How do use the first derivative test to determine the local extrema #f(x) = x³+3x²-9x+15#?

Answer 1

#x=-3# is a local maximum and #x=1# a local minimum.

First we look for points that might be the extrema by solving #f'(x)=0#: #f'(x)=3x^2+6x-9=3(x+3)(x-1)# #3(x+3)(x-1)=0 => x=-3 vv x=1# #x=-3# and #x=1# are two potential extrema.

Now, we can use the graph of the first derivative to determine whether those points are extrema and which type of extrema:

if when passing through point #x# the first derivative changes it's sign from positive to negative then #x# is a local maximum and if from negative to positive - a locac minimum.

graph{3(x+3)(x-1) [-10, 10, -5.21, 5.21]}

In this case #x=-3# is a local maximum and #x=1# a local minimum.
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Answer 2

To use the first derivative test to determine the local extrema of ( f(x) = x^3 + 3x^2 - 9x + 15 ):

  1. Find the first derivative of the function ( f(x) ).
  2. Set the derivative equal to zero and solve for ( x ). These are the critical points.
  3. Test the intervals around each critical point by checking the sign of the derivative.
    • If the sign changes from positive to negative at a critical point, it indicates a local maximum.
    • If the sign changes from negative to positive at a critical point, it indicates a local minimum.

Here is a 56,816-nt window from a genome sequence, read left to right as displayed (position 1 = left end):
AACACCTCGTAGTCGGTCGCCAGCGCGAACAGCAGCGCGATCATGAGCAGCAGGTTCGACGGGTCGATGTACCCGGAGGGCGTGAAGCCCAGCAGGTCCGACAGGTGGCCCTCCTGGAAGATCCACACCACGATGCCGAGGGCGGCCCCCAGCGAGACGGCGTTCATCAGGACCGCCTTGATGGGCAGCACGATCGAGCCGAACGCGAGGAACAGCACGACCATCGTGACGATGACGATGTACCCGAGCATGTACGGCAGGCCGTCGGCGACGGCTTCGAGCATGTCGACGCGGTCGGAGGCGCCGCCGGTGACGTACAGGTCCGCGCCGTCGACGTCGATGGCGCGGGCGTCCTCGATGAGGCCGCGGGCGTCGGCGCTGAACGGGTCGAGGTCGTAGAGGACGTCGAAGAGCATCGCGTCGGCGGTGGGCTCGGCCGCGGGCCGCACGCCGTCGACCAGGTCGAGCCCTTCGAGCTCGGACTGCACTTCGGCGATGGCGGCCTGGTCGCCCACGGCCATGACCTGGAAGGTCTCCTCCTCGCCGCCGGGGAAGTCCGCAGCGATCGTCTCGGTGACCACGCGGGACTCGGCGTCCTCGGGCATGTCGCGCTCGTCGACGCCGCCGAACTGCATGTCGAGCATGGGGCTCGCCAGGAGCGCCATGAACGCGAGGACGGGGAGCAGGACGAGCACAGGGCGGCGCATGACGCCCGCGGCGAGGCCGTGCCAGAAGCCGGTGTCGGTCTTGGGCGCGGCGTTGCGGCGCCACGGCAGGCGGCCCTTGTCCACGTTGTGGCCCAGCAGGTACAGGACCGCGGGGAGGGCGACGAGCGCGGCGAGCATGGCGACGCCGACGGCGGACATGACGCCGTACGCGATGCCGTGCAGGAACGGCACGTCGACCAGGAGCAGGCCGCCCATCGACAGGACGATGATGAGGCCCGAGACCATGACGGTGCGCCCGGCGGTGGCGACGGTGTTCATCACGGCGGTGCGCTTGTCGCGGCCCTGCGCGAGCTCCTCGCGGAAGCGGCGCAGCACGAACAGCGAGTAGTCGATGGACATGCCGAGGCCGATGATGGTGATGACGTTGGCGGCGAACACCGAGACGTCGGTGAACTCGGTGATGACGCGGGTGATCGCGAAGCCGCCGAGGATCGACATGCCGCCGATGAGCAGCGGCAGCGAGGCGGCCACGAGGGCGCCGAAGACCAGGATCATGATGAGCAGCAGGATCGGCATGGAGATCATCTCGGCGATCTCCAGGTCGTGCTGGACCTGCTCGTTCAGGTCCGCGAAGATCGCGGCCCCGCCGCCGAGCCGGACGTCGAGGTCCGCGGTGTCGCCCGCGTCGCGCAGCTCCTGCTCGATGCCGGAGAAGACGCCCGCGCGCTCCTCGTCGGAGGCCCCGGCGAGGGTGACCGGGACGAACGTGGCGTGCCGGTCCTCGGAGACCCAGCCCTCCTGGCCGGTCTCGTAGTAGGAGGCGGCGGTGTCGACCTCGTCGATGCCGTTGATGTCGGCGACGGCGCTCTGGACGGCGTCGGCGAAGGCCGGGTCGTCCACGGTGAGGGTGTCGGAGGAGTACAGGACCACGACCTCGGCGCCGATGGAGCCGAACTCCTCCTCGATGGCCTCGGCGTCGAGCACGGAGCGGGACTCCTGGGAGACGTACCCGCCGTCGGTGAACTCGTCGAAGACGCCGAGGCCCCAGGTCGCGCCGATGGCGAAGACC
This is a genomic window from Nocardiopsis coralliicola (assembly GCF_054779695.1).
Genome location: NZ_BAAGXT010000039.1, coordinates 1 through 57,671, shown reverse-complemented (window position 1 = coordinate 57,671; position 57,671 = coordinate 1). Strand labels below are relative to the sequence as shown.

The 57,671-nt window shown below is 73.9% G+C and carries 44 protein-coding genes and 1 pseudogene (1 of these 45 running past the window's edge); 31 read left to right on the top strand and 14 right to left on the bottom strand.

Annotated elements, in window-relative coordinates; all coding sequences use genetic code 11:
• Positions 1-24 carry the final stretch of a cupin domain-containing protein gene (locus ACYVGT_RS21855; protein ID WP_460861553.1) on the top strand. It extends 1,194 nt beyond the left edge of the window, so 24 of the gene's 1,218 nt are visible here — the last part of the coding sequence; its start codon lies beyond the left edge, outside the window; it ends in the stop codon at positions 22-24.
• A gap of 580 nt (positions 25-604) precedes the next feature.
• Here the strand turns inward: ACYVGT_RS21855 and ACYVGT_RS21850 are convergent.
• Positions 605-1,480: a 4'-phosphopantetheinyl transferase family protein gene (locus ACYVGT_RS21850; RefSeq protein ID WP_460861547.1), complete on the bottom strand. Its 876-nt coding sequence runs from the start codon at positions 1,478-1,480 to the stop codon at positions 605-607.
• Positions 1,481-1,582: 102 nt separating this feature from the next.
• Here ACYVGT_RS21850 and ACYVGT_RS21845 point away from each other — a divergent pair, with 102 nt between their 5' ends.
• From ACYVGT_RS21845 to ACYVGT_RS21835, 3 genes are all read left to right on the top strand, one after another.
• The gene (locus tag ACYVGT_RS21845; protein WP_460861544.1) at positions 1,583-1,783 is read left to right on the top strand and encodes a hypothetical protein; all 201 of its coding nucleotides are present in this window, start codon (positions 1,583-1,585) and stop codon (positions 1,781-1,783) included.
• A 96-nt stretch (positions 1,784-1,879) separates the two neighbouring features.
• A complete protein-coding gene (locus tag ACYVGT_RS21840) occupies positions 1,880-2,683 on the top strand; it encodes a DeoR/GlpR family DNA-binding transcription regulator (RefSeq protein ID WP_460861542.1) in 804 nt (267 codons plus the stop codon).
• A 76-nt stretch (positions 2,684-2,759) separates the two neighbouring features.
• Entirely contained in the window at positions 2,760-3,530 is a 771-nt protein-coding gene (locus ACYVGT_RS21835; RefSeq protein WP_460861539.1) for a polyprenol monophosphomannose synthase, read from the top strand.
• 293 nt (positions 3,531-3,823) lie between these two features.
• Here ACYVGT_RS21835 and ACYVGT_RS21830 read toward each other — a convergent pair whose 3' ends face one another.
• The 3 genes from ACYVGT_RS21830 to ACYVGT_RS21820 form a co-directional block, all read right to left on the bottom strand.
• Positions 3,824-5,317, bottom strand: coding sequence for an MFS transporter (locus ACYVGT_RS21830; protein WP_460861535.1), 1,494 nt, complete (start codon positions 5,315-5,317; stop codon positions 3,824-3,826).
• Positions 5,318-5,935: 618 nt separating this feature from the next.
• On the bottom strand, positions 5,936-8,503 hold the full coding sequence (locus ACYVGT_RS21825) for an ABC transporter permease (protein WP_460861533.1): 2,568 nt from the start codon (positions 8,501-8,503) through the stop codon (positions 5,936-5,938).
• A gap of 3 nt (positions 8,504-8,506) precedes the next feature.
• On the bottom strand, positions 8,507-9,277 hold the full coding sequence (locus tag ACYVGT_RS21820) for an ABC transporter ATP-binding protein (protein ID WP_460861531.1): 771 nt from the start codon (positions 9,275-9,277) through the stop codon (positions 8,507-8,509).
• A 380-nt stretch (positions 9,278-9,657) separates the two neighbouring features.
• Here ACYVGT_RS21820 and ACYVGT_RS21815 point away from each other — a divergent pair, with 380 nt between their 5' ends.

• If the sign does not change, there is no local extremum at that point.

Let's go through these steps:

  1. Find the first derivative: ( f'(x) = 3x^2 + 6x - 9 ).

  2. Set ( f'(x) ) equal to zero and solve for ( x ): ( 3x^2 + 6x - 9 = 0 ). Factor or use the quadratic formula to find the solutions.

  3. Once you have the critical points, test the intervals around each critical point by plugging in values into ( f'(x) ) to determine the sign.

After applying the first derivative test, you can determine the local extrema of the function ( f(x) ).

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Answer from HIX Tutor

When evaluating a one-sided limit, you need to be careful when a quantity is approaching zero since its sign is different depending on which way it is approaching zero from. Let us look at some examples.

When evaluating a one-sided limit, you need to be careful when a quantity is approaching zero since its sign is different depending on which way it is approaching zero from. Let us look at some examples.

When evaluating a one-sided limit, you need to be careful when a quantity is approaching zero since its sign is different depending on which way it is approaching zero from. Let us look at some examples.

When evaluating a one-sided limit, you need to be careful when a quantity is approaching zero since its sign is different depending on which way it is approaching zero from. Let us look at some examples.

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